Select your localized edition:

Close ×

More Ways to Connect

Discover one of our 28 local entrepreneurial communities »

Be the first to know as we launch in new countries and markets around the globe.

Interested in bringing MIT Technology Review to your local market?

MIT Technology ReviewMIT Technology Review - logo

 

Unsupported browser: Your browser does not meet modern web standards. See how it scores »

In the MIT tradition, Tom Gerrity ‘63, SM ‘64, PhD ‘70, learned by doing. While earning his bachelor’s in electrical engineering, Gerrity, the Joseph Aresty Professor of Management and former dean of the Wharton School at the University of Pennsylvania, found himself managing an organization.

“I served as the MIT Athletic Association vice president for intramural sports,” Gerrity recalls. Then he laughs. “There were thousands of students participating in 40 or 50 sports. We had to schedule fields and referees for every game, the works. I learned more about management through that experience than I did in any courses I took later.”

That’s saying a lot, since Gerrity studied economics at the University of Oxford as a Rhodes scholar and earned a doctorate at MIT’s Sloan School of Management, where he also taught from 1968 to 1972. “I’ve always loved MIT,” Gerrity says. “That’s why I keep coming back.”

While studying electrical engineering at MIT, “I found myself drawn to information technology’s applications,” Gerrity says. “I wanted to advance its contributions in business.” In 1969 he founded the Index Group, based on ideas in his dissertation. The company developed a prototype management system to study how using computers affects non-computer-savvy managers and became a leading consulting firm in business reëngineering and information technology strategy.

Gerrity, who was CEO of the Index Group from its founding to 1989, says he owes its success to MIT colleagues and a former professor. Jim Champy ‘63, Richard Carpenter ‘64, and Fred Luconi ‘64 played key roles. And Gerrity’s MIT mentor, professor emeritus Michael Scott Morton, directed the company during its first years.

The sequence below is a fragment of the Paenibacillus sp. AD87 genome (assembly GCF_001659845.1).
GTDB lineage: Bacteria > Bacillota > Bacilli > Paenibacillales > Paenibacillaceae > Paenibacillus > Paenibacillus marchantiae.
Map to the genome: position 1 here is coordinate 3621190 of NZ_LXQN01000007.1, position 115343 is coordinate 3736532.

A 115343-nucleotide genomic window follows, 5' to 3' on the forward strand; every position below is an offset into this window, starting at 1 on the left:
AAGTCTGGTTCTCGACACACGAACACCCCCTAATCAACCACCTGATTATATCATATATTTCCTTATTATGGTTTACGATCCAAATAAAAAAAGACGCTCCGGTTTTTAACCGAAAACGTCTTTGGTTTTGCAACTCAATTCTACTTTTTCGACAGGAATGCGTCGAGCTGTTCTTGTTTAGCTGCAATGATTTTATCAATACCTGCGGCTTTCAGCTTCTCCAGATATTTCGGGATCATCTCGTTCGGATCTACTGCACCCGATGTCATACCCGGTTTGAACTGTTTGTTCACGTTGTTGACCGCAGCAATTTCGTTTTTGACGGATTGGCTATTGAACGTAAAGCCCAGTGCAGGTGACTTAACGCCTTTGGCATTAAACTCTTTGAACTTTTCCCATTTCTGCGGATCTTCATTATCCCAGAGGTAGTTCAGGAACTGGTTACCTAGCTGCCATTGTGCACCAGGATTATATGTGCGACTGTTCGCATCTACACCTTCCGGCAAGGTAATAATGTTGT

These days Gerrity conducts research in leadership and organizational development and teaches in Wharton’s Department of Management and Operations and the Department of Information Management. “We graduate about 2,000 students each year,” he says. “I’m in the remarkable position of cultivating a sense of ethics, integrity, and respect among emerging leaders for thousands of companies worldwide.”

Gerrity, who serves on the MIT Corporation and several visiting committees, lives in Haverford, PA, with his wife, Anna, and their children: Caitlin, 19; Tommy, 17; Jimmy, 15; and Erin, 13. “We enjoy hiking as a family in Montana’s Bear Tooth Mountains,” he says. “Anna and I are particularly fond of rock climbing, which we’ve done together for 12 years now. It’s thrilling to climb­–we love it.”

0 comments about this story. Start the discussion »

Credit: Caitlin Gerrity

Reprints and Permissions | Send feedback to the editor

From the Archives

Close

Introducing MIT Technology Review Insider.

Already a Magazine subscriber?

You're automatically an Insider. It's easy to activate or upgrade your account.

Activate Your Account

Become an Insider

It's the new way to subscribe. Get even more of the tech news, research, and discoveries you crave.

Sign Up

Learn More

Find out why MIT Technology Review Insider is for you and explore your options.

Show Me